Take the 2-minute tour ×
TeX - LaTeX Stack Exchange is a question and answer site for users of TeX, LaTeX, ConTeXt, and related typesetting systems. It's 100% free, no registration required.

consider the following (minimal) example:

\documentclass{article}
\usepackage[T1]{fontenc}
\usepackage[sc,osf]{mathpazo}
\usepackage{pxfonts}
\begin{document}
$=$ $\ne$
\end{document}

Is there any way I can make the "not equal" sign look exactly like a struck equal sign? Currently it does not.

share|improve this question
3  
You should load either the mathpazo package or the pxfonts package, but not both. As you've noticed, the math symbols provided by these two packages are not identical, and little good is going to come from (deliberately or inadvertently) mixing and (mis)matching them. –  Mico Jun 25 '12 at 13:14
    
Owh, alright. Do you know the correct way to get symbols like \blacksquare when using mathpazo? –  Jesko Hüttenhain Jun 25 '12 at 13:17
    
Yes: Issue the commands \usepackage{amsfonts} and \DeclareMathSymbol{\blacksquare}{\mathord}{AMSa}{4}. That's how the pxfonts package sets up the "black square" symbol; no reason to do it differently for mathpazo, right? :-) –  Mico Jun 25 '12 at 13:27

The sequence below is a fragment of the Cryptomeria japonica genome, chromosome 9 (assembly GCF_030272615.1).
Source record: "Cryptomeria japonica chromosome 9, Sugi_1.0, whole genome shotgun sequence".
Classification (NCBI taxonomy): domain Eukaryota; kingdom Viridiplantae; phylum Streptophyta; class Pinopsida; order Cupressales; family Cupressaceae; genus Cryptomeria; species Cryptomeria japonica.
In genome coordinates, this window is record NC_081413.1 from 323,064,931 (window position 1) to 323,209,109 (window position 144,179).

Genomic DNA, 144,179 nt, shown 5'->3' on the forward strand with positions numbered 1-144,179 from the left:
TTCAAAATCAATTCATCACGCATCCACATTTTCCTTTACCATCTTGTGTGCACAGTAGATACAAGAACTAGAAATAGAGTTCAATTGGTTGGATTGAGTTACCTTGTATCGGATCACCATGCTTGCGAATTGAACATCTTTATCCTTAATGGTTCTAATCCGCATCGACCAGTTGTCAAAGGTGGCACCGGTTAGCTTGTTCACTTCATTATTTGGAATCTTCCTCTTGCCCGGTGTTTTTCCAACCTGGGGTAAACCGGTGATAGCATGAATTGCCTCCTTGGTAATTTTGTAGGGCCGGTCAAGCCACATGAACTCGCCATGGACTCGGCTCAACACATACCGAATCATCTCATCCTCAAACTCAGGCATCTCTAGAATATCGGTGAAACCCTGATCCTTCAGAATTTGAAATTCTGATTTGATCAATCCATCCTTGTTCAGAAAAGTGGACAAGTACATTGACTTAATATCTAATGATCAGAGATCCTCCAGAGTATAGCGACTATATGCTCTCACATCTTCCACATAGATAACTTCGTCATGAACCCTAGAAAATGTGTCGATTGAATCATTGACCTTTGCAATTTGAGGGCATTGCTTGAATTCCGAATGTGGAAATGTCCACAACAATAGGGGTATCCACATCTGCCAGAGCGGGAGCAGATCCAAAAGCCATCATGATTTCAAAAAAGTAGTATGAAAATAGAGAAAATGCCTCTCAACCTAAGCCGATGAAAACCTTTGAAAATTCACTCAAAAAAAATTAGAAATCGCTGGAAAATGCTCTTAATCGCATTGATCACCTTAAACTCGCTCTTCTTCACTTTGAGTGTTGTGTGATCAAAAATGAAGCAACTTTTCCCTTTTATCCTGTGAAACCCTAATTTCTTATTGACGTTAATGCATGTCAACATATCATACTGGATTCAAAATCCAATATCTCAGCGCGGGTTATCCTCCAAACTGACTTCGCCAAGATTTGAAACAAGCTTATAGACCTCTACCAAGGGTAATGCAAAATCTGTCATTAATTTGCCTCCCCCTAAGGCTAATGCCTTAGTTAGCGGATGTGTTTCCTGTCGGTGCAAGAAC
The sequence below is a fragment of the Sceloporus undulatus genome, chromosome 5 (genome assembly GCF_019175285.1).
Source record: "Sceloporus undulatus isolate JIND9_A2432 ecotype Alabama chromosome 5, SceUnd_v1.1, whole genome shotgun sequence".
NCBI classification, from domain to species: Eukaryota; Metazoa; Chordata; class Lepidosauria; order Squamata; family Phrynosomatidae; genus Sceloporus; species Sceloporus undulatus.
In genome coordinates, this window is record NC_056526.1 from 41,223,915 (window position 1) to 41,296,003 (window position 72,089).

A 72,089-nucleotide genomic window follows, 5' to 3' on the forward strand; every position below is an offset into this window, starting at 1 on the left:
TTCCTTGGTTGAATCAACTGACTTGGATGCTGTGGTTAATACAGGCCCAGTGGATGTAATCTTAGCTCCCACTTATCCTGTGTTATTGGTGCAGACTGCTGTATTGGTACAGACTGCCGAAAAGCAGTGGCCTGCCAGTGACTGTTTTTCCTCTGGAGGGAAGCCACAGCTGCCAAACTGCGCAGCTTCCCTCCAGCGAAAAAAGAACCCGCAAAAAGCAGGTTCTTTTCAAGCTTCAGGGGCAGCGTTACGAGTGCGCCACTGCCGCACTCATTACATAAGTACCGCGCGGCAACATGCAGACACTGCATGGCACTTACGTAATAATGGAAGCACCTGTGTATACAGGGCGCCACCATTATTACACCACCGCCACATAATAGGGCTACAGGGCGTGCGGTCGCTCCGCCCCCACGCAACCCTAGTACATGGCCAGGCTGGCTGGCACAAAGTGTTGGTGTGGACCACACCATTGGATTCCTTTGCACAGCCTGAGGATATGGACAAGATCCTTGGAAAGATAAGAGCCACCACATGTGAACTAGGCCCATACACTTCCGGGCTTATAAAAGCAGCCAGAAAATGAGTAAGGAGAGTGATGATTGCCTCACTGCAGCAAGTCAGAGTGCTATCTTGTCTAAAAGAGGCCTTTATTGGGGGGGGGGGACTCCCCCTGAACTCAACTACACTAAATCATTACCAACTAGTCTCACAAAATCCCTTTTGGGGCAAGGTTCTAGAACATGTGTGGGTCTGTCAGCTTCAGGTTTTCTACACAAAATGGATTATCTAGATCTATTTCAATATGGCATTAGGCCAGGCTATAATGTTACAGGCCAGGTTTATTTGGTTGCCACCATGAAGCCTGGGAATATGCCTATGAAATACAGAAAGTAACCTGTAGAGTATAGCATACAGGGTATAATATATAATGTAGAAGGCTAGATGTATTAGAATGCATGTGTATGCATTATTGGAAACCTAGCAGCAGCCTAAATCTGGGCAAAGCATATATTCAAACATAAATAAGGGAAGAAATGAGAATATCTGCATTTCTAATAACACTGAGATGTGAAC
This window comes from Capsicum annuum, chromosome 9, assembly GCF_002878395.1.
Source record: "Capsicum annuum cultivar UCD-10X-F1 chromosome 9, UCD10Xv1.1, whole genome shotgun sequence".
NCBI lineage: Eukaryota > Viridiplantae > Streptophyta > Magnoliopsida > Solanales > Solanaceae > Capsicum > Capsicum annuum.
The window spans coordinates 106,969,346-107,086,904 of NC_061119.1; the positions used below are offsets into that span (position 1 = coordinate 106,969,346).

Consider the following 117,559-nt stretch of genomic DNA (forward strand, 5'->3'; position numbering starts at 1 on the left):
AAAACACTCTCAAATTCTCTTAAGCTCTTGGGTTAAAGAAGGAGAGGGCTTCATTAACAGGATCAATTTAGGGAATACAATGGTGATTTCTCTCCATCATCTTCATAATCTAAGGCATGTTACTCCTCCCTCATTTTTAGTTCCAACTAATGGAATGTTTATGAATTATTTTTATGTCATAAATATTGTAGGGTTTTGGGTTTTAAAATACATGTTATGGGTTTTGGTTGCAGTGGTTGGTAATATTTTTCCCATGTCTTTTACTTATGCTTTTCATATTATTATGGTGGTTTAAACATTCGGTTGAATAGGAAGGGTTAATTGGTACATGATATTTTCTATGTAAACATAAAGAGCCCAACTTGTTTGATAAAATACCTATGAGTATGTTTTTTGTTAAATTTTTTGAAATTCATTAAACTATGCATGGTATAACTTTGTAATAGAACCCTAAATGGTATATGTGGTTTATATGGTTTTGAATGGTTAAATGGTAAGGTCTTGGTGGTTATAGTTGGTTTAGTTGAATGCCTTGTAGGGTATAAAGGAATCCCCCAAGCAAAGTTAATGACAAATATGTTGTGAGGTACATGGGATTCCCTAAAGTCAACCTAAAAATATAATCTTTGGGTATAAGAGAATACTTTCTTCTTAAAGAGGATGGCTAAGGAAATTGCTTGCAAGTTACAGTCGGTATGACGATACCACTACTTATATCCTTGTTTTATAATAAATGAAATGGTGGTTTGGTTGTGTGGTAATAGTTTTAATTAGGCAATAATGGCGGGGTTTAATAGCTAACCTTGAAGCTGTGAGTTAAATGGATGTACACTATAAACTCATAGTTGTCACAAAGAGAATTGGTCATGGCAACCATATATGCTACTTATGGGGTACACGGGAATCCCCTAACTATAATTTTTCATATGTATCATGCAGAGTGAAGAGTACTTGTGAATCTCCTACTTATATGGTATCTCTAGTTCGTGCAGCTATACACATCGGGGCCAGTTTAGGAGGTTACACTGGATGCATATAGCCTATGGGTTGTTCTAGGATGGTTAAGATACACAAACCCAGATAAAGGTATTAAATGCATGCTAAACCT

Alright, thanks =D –  Jesko Hüttenhain Jun 25 '12 at 14:25
add comment

1 Answer

up vote 5 down vote accepted

You should load either the mathpazo package or the pxfonts package, but not both. As you've noticed, the math symbols provided by these two packages are not identical, and little good is going to come from (deliberately or inadvertently) mixing and (mis)matching them.

In a comment, you note that you need access to commands such as \blacksquare, which are set up by default in pxfonts but not in mathpazo. What to do if you decide to use the mathpazo package but need access to these additional commands? The definitions of these additional commands are provided in the file pxfonts.sty, and it shouldn't be too difficult to copy-and-paste the macros to your document's preamble. For instance, to get the \blacksquare command set up, you'd type the following in your preamble:

\usepackage{amsfonts}
\DeclareMathSymbol{\blacksquare}{\mathord}{AMSa}{4}

Happy TeXing!

share|improve this answer
add comment

Your Answer

 
discard

By posting your answer, you agree to the privacy policy and terms of service.

Not the answer you're looking for? Browse other questions tagged or ask your own question.